As Covid-19 continues to spread at pace, there is still a great deal of uncertainty for organisations feeling the strain, who are responding by putting in place contingency plans.
What is certain, however, is that the economic impacts are going to be huge – with businesses battling disrupted supply chains, production delays, labour shortages, lost custom, and more.
So, if you haven’t already, now is the time for procurement teams to start implementing measures to minimise the impact of these events. Here are five risk mitigation strategies functions can apply, based on past collective experience.
- Establish a specialist risk management team
If you already have a risk management strategy in place to ensure business continuity, here is where it comes into its own. If not, now’s the time to set up a team dedicated to understanding, assessing and mitigating the risks you face.
This cross-functional response team should have clearly defined goals and the organisation should monitor its progress carefully. The group’s primary responsibilities should be to protect employees, produce financial impact analyses and contingency plans, accurate demand planning, supply chain continuity, as well as optimise marketing and sales strategies
It sounds like a lot. It is a lot. But every element of this is vital.
For example, financial analysis teams need to develop impact scenarios to identify factors that will affect costs and revenue – and ensure there is sufficient liquidity available to the organisation to survive the impacts.
Meanwhile, marketing efforts must focus on innovative go-to-market strategies, as well as pricing and promotional tactics to help keep business coming in. In the automotive industry, for instance, product demonstrations have moved from showroom floors to online streams.
- Focus on supply chain risk
Perhaps the most important role of this team is to monitor supply chain risk and improve resilience.
Having an ongoing risk-monitoring programme with a focus on driving supply chain resilience should be standard practice for mature businesses. If you don’t have one in place, a good place to start is by asking the following questions:
- Do you have holistic supply chain visibility to ensure you can identify potential disruptions promptly?
- Have you segmented your supplier base and identified the key categories in your supply chain that could suffer as a result of different disruptions?
- Are you tracking your strategic suppliers – beyond simple financials or economic performance?
- Do you maintain a structured risk dashboard to identify and assess critical risks by category?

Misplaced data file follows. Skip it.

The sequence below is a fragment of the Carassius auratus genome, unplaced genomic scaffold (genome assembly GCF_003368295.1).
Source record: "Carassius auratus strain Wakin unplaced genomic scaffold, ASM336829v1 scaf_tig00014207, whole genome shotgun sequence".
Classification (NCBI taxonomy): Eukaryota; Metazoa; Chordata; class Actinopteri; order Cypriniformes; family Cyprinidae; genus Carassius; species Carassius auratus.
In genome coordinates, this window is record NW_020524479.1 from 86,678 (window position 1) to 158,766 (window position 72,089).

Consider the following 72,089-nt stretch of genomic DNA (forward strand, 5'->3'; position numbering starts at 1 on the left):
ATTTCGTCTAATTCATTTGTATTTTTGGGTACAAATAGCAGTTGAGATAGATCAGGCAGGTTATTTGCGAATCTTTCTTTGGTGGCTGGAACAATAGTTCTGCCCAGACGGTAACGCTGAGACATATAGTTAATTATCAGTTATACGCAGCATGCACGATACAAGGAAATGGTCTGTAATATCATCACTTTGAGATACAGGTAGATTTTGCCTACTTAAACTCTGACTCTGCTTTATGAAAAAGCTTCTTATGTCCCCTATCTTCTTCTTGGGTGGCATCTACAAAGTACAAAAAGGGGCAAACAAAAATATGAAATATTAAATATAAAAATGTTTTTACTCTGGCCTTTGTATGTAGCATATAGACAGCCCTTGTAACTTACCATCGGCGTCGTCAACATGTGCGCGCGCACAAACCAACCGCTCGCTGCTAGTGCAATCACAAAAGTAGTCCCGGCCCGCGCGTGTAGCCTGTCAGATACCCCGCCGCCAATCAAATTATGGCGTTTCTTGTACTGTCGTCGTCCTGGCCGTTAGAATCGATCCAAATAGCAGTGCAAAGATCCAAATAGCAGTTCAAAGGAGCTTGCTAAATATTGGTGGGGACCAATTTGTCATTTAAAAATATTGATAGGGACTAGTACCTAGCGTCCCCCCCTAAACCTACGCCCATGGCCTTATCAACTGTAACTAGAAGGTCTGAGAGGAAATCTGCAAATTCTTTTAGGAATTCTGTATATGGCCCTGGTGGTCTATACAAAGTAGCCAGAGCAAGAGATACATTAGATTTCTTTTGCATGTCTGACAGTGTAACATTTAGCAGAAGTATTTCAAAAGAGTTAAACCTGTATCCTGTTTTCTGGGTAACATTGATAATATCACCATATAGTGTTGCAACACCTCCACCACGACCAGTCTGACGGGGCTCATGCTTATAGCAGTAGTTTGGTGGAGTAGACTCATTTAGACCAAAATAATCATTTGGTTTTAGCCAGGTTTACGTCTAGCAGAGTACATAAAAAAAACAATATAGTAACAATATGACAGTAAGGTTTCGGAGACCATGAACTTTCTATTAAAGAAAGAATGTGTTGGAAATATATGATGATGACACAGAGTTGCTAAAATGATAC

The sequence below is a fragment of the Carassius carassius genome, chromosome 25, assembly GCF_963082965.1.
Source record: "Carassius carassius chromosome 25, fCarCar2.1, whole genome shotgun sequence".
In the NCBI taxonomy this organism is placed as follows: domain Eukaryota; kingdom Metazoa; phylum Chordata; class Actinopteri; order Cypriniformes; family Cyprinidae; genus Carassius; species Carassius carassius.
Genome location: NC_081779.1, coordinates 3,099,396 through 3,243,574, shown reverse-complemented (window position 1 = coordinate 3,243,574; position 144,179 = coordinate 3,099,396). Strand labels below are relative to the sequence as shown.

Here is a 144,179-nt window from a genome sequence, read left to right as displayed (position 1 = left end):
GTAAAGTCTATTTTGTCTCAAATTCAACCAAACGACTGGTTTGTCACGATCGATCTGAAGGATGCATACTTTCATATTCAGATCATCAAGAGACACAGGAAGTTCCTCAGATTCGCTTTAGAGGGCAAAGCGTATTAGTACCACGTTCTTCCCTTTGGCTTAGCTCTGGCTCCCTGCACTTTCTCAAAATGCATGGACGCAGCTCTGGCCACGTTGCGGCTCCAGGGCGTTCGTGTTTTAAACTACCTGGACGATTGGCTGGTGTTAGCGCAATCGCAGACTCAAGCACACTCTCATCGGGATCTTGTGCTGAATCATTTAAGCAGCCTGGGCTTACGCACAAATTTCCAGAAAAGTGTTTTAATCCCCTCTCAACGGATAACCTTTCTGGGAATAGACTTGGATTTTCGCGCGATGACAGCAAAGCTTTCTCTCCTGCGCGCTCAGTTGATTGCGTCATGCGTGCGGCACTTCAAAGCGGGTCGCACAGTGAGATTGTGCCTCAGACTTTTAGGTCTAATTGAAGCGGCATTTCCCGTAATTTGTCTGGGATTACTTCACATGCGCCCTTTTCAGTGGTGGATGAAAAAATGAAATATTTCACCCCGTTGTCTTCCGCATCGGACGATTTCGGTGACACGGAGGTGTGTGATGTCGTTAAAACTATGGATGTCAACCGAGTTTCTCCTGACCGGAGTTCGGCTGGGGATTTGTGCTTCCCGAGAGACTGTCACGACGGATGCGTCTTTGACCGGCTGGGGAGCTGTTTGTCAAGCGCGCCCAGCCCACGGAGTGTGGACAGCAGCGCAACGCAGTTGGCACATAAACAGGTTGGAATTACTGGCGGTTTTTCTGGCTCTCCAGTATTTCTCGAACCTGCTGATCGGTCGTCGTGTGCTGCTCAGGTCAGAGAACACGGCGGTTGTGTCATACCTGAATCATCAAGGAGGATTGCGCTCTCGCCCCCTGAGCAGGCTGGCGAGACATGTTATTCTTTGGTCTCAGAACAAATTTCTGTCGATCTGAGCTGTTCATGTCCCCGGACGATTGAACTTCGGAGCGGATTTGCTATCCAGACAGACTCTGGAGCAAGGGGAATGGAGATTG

- Do you have defined action plans in the face of supply impacts by strategic category and supplier?
If you continually monitor different types of risk and put contingency plans in place ahead of time, the impacts of supply chain disruption should be significantly lower.
- Find alternate suppliers and networks
Those contingency plans will almost certainly include finding alternative suppliers and transportation networks. Fortunately, there are lots of ways to approach this.
For instance, you could shift supplier bases to low-cost countries less affected by the outbreak to diversify and reduce reliance on struggling markets. Right now, for example, manufacturers in the US and Europe have started sourcing raw materials and goods from low-cost destinations such as India, Vietnam and Turkey. As you’d expect, organisations with established multicountry sourcing strategies are facing lower production curtailment risks.
The other thing to consider is your logistics network. In China, for instance, road closures and an 80% drop in scheduled cargo flights briefly made rail freight the least restricted mode of shipment. The situation is now improving, with some ports reopening, but it’s important to continually monitor the logistics landscape and assess alternative modes of transport.
- Anticipate and respond to customer behaviour
Ask yourself, how could demand be disrupted? Will it affect some products more than others? Will you experience cutbacks or surges? And can you alter supply to accurately match demand shifts in each of these instances?
Self-isolation and social distancing have prompted consumers to change their buying patterns, with swathes of people relying more on online retail. It is wise to strengthen your online presence, as well as focus on quality and delivery timelines.
It is also worth remembering that no one knows your customers better than your customers, so maintaining a constant dialogue with them is important during this disruption.
- Digitise and automate processes
In modern business, digitising and automating processes can always provide a significant advantage. And this is especially true right now.
As part of a long-term solution, digitising supply chains can provide vital, real-time visibility into events, allowing you to track suppliers in adverse situations and mitigate risk before it has a detrimental impact.
Similarly, digital solutions, analytics and data science can be used to model future scenarios, identify patterns in behaviour and predict future customer trends.
Automation also plays a part here. With illness and self-isolation causing labour shortages all over the world, finding ways to automate production bases (where appropriate) could be essential to survival. A recent survey of companies operating in affected regions found that 78% of respondents felt they do not have sufficient staff to run a full production line. Another 41% stated that lack of staff will be the biggest challenge in the next two to four weeks.
Our near future will be a time in which market conditions could change dramatically by the hour. With so many variables and factors to consider, it’s important to find a way to gain accurate and timely insights into what lies around the corner. Not just tomorrow, but three months from now. And, then, three months after that.